Abstract

Becker, R. C., Tracy, R. P., Bovill, E. G., Corrao, J. M., Baker, S., Ball, S. P., Mann, K. G. Surface 12-Lead Electrocardiographic Findings and Plasma Markers of Thrombin Activity and Generation in Patients with Myocardial Ischemia at Rest Journal of thrombosis and thrombolysis. 1994;1(1):101-107.

BACKGROUND: Myocardial ischemia at rest is typically associated with atherosclerotic coronary artery disease, atherommous plaque rupture, and intracoronary thrombosis. In areas of advanced disease and vascular injury, the extent of thrombus is influenced largely by a delicate balance of procoagulant factors, favoring thrombus initiation, growth, and development, and anticoagulant factors, attempting to limit potentially flow-limiting coronary thrombosis. Thrombin, a 308 amino acid serine pretense, is considered the most patent procoagulant factor in the setting of acute vessel wall injury, playing an essential role in the conversion of fibrinogen to fibrin, accelerating the prothrombinase complex, activating platelets, and stabilizing fibrin polymers. The purpose of this study was to determine the relationship between electrocardiographic abnormalities and markers of thrombin activity and generation among patients with unstable angina and non-Q.wave myocardial infarction. Mehtods and RESULTS: In a study of 36 patients (59.1+/- 11.0 years) with myocardial ischemia at rest participating in the Thrombolysis in Myocardial Ischemia (TIMI) IIIB trial, thrombin activity in plasma, as determined by fibrinopeptide A (FPA), prothrombin fragment 1.2 (F 1.2), and thrombin-antithrombin III complexes (TAT) concentrations, were found to be increased significantly when compared with healthy volunteers (p < 0.004). Thrombin generation was also increased modestly compared with age-matched patients with stable coronary artery disease undergoing elective cardiac catheterization. Given that,he surface 12-lead electrocardiogram (ECG) is frequently abnormal in patients with ischemic chest pain at rest and represents a readily available, first-line diagnostic test for assessing disease activity and treatment response, we investigated whether ECG abnormalities and thrombin activity/generation in plasma were correlated. Twenty-six patients (72%) had ECG changes compatible with myocardial ischemia at the time of study entry, including 18 (50%) with newly inverted T waves (or pseudonormalization), 14 (39%) with reversible ST-segment depression, and 4 (11%) with transient (<30 minutes) ST-segment elevation. Within the predefined ECG groups there were no differences in plasma thrombin activity between patients with and those without confirmed abnormalities. Similarly, there were no differences in either plasma thrombin activity or generation between the predefined ECG groups.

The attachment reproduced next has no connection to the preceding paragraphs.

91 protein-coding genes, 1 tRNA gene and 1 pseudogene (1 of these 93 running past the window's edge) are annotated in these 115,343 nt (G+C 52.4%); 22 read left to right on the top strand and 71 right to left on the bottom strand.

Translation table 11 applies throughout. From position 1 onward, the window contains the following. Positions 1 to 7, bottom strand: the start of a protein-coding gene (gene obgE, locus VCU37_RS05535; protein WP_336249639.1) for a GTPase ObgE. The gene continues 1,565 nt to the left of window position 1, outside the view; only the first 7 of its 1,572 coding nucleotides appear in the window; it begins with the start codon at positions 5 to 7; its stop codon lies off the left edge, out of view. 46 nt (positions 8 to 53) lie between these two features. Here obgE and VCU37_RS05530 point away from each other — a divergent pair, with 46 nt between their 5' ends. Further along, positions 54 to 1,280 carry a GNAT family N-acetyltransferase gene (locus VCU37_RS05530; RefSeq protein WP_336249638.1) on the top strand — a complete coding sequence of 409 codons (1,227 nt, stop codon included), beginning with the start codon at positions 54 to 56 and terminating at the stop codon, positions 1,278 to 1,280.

CONCLUSION: Although ECG abnormalities supporting the presence of myocardial ischemia occur commonly in patients with chest pain at rest, they do not correlate closely with markers of thrombin activity and generation in plasma. The diagnostic and prognostic capabilities of these diagnostic tools, considered either alone or together, require further investigation.

Trial: TIMI 3B